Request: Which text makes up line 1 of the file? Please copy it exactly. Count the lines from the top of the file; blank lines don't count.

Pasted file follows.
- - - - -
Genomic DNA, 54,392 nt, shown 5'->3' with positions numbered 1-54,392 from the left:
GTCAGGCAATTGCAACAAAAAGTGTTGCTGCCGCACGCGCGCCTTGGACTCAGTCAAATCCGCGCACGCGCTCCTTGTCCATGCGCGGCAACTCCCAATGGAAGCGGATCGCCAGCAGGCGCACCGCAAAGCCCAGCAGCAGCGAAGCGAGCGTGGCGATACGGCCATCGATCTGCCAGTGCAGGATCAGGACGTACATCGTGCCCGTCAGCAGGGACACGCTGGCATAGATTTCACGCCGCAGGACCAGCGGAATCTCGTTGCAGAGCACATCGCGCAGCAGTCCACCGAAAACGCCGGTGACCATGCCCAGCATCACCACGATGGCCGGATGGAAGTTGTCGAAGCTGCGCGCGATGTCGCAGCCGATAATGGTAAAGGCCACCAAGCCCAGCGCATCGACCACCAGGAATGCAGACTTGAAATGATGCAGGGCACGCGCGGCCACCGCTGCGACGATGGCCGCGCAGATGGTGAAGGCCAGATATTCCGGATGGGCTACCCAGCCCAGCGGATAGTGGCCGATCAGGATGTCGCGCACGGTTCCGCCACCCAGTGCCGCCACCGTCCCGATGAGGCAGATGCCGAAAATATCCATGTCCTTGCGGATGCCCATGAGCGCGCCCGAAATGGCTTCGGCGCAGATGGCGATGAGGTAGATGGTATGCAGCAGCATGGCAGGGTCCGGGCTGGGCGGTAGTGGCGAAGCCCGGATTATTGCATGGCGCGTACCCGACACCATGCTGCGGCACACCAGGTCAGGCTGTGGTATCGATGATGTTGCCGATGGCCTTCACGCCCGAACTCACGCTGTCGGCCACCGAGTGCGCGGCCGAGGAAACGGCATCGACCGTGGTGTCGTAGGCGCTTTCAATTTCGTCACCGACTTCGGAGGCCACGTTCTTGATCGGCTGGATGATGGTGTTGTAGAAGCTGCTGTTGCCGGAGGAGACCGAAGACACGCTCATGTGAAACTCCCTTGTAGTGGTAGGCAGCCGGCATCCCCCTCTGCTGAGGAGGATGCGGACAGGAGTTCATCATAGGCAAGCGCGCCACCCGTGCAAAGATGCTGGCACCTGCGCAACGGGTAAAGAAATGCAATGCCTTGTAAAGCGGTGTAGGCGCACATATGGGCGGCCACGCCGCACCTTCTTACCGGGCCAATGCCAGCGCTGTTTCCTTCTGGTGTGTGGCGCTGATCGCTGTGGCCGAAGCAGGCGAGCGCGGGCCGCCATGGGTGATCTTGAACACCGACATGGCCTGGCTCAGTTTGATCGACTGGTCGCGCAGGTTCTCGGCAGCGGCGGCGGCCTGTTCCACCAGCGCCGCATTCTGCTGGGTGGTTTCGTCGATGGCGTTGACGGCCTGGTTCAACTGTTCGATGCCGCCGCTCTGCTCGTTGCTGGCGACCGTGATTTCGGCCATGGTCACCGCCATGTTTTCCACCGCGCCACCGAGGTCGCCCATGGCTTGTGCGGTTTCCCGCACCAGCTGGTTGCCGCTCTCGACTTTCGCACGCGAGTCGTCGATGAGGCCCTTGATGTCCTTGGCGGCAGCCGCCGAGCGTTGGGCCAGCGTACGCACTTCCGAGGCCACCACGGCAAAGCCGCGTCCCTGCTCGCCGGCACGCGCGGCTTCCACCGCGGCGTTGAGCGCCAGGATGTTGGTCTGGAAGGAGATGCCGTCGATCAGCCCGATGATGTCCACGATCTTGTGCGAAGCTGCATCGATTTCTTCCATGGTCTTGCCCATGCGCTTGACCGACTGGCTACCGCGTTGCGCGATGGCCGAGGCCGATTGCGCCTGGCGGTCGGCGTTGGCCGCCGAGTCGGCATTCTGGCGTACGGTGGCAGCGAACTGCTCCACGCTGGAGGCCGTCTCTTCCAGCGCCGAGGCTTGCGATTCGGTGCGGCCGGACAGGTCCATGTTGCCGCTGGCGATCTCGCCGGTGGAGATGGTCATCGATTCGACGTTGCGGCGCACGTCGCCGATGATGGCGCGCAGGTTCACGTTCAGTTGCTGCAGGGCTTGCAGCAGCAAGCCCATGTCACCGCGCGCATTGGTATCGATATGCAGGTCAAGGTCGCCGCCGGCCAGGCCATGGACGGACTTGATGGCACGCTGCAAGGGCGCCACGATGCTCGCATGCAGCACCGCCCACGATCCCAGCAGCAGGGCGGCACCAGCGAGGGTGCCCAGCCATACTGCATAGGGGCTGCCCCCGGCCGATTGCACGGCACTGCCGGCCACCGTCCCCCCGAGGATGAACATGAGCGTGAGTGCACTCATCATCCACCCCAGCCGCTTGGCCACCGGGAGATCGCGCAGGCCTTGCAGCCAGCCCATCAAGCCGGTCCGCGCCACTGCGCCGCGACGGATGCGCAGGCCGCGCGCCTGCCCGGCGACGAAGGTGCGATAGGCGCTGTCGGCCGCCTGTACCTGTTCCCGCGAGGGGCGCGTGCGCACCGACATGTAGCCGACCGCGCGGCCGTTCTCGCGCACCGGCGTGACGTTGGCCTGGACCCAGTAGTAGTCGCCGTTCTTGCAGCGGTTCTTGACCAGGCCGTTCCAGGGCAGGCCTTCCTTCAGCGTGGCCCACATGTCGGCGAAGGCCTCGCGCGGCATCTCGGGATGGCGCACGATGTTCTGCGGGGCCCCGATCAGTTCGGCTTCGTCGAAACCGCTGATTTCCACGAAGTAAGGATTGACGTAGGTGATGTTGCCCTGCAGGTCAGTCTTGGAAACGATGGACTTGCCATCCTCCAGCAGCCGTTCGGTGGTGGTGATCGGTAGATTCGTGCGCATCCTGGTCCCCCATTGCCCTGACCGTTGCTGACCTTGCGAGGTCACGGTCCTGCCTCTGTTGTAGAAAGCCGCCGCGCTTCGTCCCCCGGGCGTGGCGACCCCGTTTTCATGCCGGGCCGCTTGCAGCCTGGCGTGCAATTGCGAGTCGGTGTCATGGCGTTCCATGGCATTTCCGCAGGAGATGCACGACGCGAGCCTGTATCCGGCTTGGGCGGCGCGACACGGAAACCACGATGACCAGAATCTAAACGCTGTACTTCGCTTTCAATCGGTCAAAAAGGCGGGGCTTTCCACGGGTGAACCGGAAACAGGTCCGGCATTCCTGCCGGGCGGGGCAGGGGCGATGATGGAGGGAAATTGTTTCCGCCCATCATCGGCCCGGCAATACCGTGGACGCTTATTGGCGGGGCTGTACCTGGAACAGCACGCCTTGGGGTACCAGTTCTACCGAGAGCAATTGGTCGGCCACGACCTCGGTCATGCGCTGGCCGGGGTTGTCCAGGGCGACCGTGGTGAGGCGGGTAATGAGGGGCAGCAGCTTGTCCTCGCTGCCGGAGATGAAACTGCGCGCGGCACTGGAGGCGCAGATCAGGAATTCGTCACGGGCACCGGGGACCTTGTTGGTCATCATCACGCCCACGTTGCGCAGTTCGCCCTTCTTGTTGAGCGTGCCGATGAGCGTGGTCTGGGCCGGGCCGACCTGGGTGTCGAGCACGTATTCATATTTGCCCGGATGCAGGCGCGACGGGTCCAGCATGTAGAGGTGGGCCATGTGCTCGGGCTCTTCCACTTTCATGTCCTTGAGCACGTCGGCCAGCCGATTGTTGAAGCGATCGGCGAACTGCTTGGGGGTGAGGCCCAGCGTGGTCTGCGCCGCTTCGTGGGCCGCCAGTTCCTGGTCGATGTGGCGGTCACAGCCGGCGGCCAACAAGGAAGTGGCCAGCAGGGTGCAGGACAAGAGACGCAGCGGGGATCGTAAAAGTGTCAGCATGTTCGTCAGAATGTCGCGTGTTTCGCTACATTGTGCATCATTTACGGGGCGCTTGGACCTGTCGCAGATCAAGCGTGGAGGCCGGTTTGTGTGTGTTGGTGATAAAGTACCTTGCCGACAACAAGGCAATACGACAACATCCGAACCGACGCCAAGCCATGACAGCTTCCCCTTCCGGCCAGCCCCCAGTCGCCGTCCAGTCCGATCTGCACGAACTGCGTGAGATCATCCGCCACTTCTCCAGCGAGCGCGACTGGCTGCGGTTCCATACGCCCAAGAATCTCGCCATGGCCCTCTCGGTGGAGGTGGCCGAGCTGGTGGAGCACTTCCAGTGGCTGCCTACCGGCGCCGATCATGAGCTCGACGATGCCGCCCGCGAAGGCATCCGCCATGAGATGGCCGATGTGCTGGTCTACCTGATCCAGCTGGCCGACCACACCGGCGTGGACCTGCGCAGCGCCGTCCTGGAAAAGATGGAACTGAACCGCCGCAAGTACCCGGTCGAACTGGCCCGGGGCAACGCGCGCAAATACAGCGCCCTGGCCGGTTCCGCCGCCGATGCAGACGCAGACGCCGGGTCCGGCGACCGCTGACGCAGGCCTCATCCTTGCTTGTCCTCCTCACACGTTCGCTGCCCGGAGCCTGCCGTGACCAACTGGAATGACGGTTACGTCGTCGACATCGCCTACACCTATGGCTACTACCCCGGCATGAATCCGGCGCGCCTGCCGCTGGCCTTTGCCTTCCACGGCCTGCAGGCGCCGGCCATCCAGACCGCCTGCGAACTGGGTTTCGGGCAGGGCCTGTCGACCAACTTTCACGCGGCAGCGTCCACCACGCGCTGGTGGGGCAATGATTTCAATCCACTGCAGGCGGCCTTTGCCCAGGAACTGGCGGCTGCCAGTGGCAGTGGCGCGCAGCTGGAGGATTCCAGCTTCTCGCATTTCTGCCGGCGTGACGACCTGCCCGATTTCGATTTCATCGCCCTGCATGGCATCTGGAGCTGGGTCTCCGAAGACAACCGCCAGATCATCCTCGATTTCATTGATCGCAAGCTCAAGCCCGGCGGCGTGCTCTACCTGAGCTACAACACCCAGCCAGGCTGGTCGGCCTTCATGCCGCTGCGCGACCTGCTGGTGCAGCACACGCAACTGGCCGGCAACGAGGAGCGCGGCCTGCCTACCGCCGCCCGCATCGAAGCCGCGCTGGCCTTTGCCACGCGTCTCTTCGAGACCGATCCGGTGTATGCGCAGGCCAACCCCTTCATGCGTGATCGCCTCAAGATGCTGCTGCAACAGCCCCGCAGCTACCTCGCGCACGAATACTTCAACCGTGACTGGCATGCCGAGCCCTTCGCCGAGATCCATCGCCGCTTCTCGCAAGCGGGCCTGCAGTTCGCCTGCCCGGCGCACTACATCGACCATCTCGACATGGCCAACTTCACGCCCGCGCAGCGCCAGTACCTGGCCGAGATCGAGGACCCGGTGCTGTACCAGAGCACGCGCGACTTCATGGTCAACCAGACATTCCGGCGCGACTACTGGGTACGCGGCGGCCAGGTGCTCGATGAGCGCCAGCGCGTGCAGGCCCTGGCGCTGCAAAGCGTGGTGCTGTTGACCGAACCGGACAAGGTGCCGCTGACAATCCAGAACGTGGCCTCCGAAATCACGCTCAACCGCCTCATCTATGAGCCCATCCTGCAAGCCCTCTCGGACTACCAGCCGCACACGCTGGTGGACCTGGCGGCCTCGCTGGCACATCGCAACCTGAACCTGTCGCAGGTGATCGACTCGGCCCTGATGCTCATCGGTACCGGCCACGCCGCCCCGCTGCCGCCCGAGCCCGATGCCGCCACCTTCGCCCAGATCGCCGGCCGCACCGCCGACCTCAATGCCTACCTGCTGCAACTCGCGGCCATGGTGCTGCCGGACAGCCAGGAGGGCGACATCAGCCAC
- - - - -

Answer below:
Genomic DNA, 54,392 nt, shown 5'->3' with positions numbered 1-54,392 from the left: